Nearly 56 percent of new hires leave their jobs in their first year, according to Equifax. What does this say about the state of human resources these days? Well, if you’re a small business, you may think this doesn’t apply to you. In fact, hiring an HR team may be the last thing on your mind. But with statistics like this, it may be time to reevaluate your strategy (or lack thereof).
If high turnovers aren’t frightening enough, payroll and benefits (both responsibilities of a human resources department) are some of the largest costs for a company. So how can you remedy these obstacles? Building out a professional human resources team can help (1) increase employee satisfaction, and in turn, reduce turnover rates, and (2) optimize spending on payroll and benefits, because of their expertise in human capital development.
If you haven’t built out your HR team yet, don’t panic. It’s not too late. But before you begin, let’s take a look at five mistakes you want to avoid:
If hiring a HR team is on the bottom rung of your priority list, it may be an easy decision to start outsourcing, especially if resources are scarce to begin with. Though there are pros and cons to outsourcing your HR department, there is one glaringly important aspect that slips through the cracks: accountability. How can you make sure that your third-party vendor is giving your employees enough attention and care? In fact, what happens when there is internal conflict? These are just a few great questions to ask before you even think about outsourcing such an important department.
2. Acting Like a Cop
There are a lot of rules that come along with running a human resources department. So you might hire someone to “patrol” your workplace—making sure everyone is complying with the law. But is that the only aspect HR is responsible for? No, not at all! It’s only a snippet of a bigger picture. So if you have an workplace cop, stealthily disguised as an HR representative, you may want to rethink your decision. To be effective, the HR department is supposed to be an ally to the employees, among many other things.
3. Having Dual Roles
You may have taken the initiative to hire an HR associate. But since you don’t have any more wiggle room in your payroll budget, you may have them play a dual position—handling both administrative human resources duties and recruiting responsibilities. I mean, they’re both in the same wheelhouse, so you think, “Why not?” With too many important tasks on their plate, it may not be the smartest idea, especially if your small business has hit 50 employees already. By this time, priorities tend to shift because requirements under the Family and Medical Leave Act kick in and other human resource responsibilities tend to get more complex. With a full staff of 50 employees, you’ll need senior-level human resources employees who are confident handling more than just administrative duties.
4. Hiring Friends and Family
Sometimes it’s tempting to hire friends and family members. It may be a good idea if they have a strong professional background in human resources, but if they have zero to little experience, it’s probably best to hire a professional. You may think you’re saving money by hiring people you know but an experienced professional will actually help you save money in the long run. Since they know how to navigate the complex world of human resources, they can help your company avoid any ramifications associated with not staying compliant with the law. Messing up could mean owing anything from back payroll taxes to interest to various other penalties. Additionally, there will be a large amount of paperwork (and headache) to deal with.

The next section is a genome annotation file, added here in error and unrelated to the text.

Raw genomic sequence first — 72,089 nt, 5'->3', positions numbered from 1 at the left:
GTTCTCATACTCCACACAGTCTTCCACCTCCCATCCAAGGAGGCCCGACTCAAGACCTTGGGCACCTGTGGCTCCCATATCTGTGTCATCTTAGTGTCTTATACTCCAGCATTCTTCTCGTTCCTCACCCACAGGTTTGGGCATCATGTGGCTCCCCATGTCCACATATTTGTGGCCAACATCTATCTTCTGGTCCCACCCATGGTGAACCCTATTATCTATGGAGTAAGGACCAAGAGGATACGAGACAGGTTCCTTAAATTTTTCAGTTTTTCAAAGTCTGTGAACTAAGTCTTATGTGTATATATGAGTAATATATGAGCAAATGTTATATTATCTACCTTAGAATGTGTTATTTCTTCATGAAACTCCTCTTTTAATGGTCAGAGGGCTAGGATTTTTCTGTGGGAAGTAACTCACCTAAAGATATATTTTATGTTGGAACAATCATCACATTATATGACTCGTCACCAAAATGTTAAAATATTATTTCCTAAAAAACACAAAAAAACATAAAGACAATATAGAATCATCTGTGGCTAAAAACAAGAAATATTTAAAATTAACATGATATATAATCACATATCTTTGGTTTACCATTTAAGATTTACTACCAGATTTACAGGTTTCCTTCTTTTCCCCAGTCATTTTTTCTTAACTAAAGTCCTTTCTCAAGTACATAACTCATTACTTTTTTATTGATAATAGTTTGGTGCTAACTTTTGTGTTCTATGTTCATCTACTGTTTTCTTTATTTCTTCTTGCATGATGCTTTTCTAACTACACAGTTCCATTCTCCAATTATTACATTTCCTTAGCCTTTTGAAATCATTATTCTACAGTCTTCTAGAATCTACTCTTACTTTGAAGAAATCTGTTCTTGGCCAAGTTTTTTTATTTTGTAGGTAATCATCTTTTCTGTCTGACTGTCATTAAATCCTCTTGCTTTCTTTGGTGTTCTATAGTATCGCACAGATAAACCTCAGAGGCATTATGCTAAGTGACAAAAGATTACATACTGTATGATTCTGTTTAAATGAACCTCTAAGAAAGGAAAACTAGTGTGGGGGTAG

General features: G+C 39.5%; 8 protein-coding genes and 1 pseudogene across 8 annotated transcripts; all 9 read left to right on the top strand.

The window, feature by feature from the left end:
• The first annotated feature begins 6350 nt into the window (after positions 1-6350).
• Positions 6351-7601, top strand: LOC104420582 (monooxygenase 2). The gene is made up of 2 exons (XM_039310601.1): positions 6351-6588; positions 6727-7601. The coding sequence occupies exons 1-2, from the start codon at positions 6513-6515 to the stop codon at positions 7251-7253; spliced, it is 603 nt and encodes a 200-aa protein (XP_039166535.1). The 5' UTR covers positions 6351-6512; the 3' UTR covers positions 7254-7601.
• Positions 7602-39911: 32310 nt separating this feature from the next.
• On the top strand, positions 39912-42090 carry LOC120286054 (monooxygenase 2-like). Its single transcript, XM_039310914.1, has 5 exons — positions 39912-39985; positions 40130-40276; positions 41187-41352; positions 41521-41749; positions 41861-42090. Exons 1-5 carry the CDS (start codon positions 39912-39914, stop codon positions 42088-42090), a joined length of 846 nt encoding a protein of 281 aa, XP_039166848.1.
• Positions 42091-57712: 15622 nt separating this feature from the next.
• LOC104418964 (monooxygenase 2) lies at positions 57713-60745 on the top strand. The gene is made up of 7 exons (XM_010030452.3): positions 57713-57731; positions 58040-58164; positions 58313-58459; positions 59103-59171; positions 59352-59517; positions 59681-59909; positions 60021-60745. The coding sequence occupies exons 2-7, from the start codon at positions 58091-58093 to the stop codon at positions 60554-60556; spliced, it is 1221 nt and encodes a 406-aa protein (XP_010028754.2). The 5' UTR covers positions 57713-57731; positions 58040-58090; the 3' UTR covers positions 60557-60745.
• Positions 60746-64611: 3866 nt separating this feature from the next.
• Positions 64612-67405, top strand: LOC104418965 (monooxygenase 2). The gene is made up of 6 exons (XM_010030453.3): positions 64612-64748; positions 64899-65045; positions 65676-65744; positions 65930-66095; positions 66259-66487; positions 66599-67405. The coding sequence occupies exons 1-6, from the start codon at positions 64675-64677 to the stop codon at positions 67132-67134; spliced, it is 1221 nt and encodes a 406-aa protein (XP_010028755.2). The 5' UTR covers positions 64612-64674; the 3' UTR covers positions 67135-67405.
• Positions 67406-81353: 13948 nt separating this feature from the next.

5. Doing It Yourself
Hiring yourself may sound like the next best option. I mean, you’re probably doing sales, marketing, and project management duties so what’s one more department going to do, right? Wrong. First, do you have any experience in human resources? If the answer is no, then it’s probably best to step away from this responsibility. Your real next best option is to hire a true professional who knows how to reconcile personnel conflict, handle administrative duties, and understand the ins and outs of the legal implications of running a human resources department. If your team needs help explaining topics like open enrollment, workplace safety, and 401ks to your employees, consider using a service like GuideSpark to lessen the burden on your HR team and make those dry topics more fun.
In the end, having a human resources department is crucial. It may take some time to find the right person to fill this important role but until then, you can stay compliant with the law by:
With Rocket Lawyer, you can create HR documents, like an Employee Handbook, and get guidance from legal experts. During the document-making process, you have the option to simply ask a lawyer and an expert will answer within one business day. There’s no guesswork involved. With huge monetary penalties (and the possibility of tainting your company’s professional reputation), there’s no excuse not to take this initiative. You can get your human resources department up and running with the guidance of our legal experts.
And now with an effective human resources system in place, your new hires can be a part of that 44 percent that actually stay at their jobs after their first year. Now wouldn’t that be nice?
- Social Media Policies Top HR Challenges for 2013: Infographic(rocketlawyer.com)
- Common Labor Laws You May Be Breaking Without Realizing It(rocketlawyer.com)
- Working on a Holiday: Pay Guidelines to Keep Things Legal(rocketlawyer.com)